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Notches in sawn timber beams

Notches in sawn timber beams

Notches in sawn timber beams

(OP)
Using my local code, a sharp notch on the tension side of a sawn timber beam reduces the bending capacity to about 10% of the un-notched capacity, varying depending on the details of the notch and type of timber. The notch is where a post was previously located but has been move to one side leaving the notch in the span.

Say the beam is 300mm deep notched to 230mm. If I had an un-notched 230mm beam, capacity is 59% of the 300mm beam. This would be adequate due to reduced loading and favourable geometry, but 10% from notch calcs is not.

Is a notched beam really that much weaker than an un-notched beam of same depth, ie the extra timber is bad? How do they fail? I picture splitting along the grain so the notched beam will turn itself into the 230mm beam under load (this wouldn't bea danger as access is restricted), but I guess it could also fracture at an upward angle through the grain.

RE: Notches in sawn timber beams

Compare the moment capacity of the reduced section to the moment at that particular point - not against the maximum moment.

If the notch and the point of max moment coincide then it is what it is and the carpenter should be taken outside and shot!

RE: Notches in sawn timber beams

Steveh49:
Basically, the notch does turn the beam into a 230mm deep beam. But, the notch is a reentrant corner in a tension stress field, so as the tension stress tries to move around the corner of the notch it is a significant stress raiser. You are right that the tendency will be to split along the grain, in a horiz. fashion, like we consider horiz. shear (or shear stress). For this one case, look to see that the member grain is running horiz., and straight, around (over) the notch, parallel to the bot. edge of the beam, and you are probably o.k. with your thinking about the beam’s action. It is another story if the grain is running at an angle which a crack might follow, or if there are other knots, imperfections, etc. in the immediate area of the notch corner. You can also improve the notch corner slightly by cutting away from the corner, at an inclined angle down the bot. edge of the original beam. This causes the tension stress field to move around the notch corner in a less abrupt fashion.

RE: Notches in sawn timber beams

I've rarely practiced in wood, but I assume wood grain is not a perfect horizontal, straight line, so the cracks started at the corners of the notch will continue to lengthen by splitting along the grain, then leave you with a beam with non-uniform depth over the split region.

I suggest to replace the beam, or double it up. Other than strength requirements, check deflection and other services criteria.

RE: Notches in sawn timber beams

By the way, do you know why the middle post was removed at the first place? Obviously it wasn't done under directive of an engineer, as he/she would have required replacing the beam while removing the post. Does the owner require permit to make structural change?

RE: Notches in sawn timber beams

(OP)
Thanks everyone for the responses. I suspect the old post had rotted and a new permanent post was installed to the side before removing the old post, to save the temporary propping stage required to install the new post without offset. Just one of those cases where the code says it should have failed whereas it's standing without any sign of distress.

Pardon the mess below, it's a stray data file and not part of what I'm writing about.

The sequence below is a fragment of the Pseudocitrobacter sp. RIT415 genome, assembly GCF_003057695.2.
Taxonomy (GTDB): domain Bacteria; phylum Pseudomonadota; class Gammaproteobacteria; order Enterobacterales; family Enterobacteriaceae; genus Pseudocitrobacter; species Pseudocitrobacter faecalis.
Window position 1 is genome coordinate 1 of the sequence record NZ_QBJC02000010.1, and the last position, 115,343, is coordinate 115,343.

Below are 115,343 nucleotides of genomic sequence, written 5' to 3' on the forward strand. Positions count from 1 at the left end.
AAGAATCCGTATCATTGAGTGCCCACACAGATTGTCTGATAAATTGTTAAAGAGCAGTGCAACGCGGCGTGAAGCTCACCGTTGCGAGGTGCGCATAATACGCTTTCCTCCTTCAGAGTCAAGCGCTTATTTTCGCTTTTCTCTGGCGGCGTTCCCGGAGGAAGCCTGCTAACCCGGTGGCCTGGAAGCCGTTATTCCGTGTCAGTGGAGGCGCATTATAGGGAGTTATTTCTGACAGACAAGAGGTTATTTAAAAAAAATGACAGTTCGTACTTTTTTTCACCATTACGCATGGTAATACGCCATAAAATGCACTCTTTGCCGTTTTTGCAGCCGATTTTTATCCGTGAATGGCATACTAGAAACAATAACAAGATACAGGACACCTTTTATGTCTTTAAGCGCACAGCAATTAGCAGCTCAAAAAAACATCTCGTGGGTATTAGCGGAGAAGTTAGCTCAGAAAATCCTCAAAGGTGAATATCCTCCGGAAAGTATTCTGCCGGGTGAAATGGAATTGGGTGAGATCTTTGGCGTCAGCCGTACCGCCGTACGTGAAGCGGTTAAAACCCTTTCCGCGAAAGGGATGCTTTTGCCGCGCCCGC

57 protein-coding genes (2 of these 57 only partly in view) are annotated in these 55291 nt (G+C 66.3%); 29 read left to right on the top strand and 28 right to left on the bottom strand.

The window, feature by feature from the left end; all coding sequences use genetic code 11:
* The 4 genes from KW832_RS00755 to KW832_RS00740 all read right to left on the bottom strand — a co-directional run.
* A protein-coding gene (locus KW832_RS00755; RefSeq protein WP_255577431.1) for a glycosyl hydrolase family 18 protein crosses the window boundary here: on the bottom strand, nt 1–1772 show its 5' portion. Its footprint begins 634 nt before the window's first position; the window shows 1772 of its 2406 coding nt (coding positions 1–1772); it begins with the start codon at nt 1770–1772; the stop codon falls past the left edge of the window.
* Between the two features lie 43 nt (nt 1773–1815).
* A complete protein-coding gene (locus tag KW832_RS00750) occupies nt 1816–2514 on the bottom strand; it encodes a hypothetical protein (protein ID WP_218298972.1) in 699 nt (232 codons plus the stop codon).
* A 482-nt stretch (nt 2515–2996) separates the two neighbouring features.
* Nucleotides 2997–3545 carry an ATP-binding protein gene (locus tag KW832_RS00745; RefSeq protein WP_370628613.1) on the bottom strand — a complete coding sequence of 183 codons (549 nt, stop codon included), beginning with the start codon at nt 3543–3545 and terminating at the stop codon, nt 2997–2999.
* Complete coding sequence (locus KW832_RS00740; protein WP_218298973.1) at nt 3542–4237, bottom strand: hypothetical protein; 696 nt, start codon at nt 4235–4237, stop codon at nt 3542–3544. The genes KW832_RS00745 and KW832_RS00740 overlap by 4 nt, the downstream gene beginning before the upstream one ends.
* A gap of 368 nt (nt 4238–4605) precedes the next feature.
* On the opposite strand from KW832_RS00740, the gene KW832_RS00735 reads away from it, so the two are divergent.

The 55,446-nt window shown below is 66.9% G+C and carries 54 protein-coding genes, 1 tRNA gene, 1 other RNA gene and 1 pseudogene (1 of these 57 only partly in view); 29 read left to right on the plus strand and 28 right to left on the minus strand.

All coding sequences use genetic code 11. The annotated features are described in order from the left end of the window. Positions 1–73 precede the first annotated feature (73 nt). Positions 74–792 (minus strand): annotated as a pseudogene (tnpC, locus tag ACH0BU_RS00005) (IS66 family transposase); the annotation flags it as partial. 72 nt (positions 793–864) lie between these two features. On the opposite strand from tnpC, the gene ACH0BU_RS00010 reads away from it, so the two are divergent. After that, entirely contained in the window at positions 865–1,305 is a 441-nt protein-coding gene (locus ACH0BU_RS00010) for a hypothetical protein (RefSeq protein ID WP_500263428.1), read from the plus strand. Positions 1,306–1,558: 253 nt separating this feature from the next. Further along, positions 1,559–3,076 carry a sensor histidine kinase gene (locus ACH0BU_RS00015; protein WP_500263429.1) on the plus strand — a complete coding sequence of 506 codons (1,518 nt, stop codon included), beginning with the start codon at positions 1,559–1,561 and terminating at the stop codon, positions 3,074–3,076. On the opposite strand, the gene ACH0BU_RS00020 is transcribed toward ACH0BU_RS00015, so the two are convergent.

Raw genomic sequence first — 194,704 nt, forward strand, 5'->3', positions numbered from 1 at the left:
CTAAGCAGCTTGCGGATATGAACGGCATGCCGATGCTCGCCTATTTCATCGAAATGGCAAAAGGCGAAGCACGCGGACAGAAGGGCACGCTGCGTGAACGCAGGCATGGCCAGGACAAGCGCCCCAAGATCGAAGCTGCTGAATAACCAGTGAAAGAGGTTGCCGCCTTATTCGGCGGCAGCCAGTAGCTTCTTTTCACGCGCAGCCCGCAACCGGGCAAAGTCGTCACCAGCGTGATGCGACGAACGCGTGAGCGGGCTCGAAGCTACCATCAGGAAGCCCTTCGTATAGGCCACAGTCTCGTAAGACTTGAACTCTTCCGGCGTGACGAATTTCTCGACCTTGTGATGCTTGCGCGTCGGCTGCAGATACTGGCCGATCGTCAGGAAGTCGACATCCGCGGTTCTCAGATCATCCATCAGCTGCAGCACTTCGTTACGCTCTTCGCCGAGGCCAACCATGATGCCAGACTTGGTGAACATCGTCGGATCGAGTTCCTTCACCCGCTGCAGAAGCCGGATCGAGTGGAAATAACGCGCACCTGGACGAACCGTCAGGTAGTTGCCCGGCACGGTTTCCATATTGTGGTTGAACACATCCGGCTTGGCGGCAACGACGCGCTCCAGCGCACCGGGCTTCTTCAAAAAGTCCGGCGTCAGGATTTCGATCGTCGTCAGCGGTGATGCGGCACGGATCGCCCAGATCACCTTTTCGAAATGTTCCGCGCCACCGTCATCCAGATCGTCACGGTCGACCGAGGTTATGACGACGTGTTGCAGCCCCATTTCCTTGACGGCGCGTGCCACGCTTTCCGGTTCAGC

RE: Notches in sawn timber beams

Quote:

Just one of those cases where the code says it should have failed whereas it's standing without any sign of distress.

1) Conservatism in material properties, and safety factors in code.
2) Either the environment producing loads have changed, or the member hasn't encountered the loads with intensities that match the design.

RE: Notches in sawn timber beams

@retired13- you forgot the important word "yet" in your otherwise excellent sentence.

RE: Notches in sawn timber beams

moltenmetal,

Thanks for your feed back. Can you rephrase the sentence for me? As I always struggle with proper use of English language in writing.

RE: Notches in sawn timber beams

moltenmetal,

Never mind. I get it. You are correct, it "hasn't yet...". Hope I didn't make mistake again. Thanks.

RE: Notches in sawn timber beams

I believe that the section loss and notch reduction factor should be cumulative in so much as the reduction factor in your code is intended to account for stress concentrations.

The section loss is a given of course. And, because your beam wont be smart enough to know that it's not supposed to make flexural use of the full cross section beyond the notch, the notch will create a stress concentration within the reduced cross section. So you're probably stuck with both.

As you know, wood failures are mostly stochastic things heavily influenced by local imperfections. In that regard, I'd be inclined to say that, if you're okay so far, you'll likely be okay for a good long time so long as no additional parameters change. If there was a local imperfection likely to set things off, I suspect that your beam would already be lying on the ground. And if there's no local imperfection, you're beam capacity is probably 400% of what you're calculating.

In reducing the section with the notch, you're also kind of messing with the original lumber grading by possibly taking imperfections what were formally in non-critical zones and moving them to critical zones. I see this as pretty minor given the scale of things with this though and would not be inclined to lose any sleep over this aspect.

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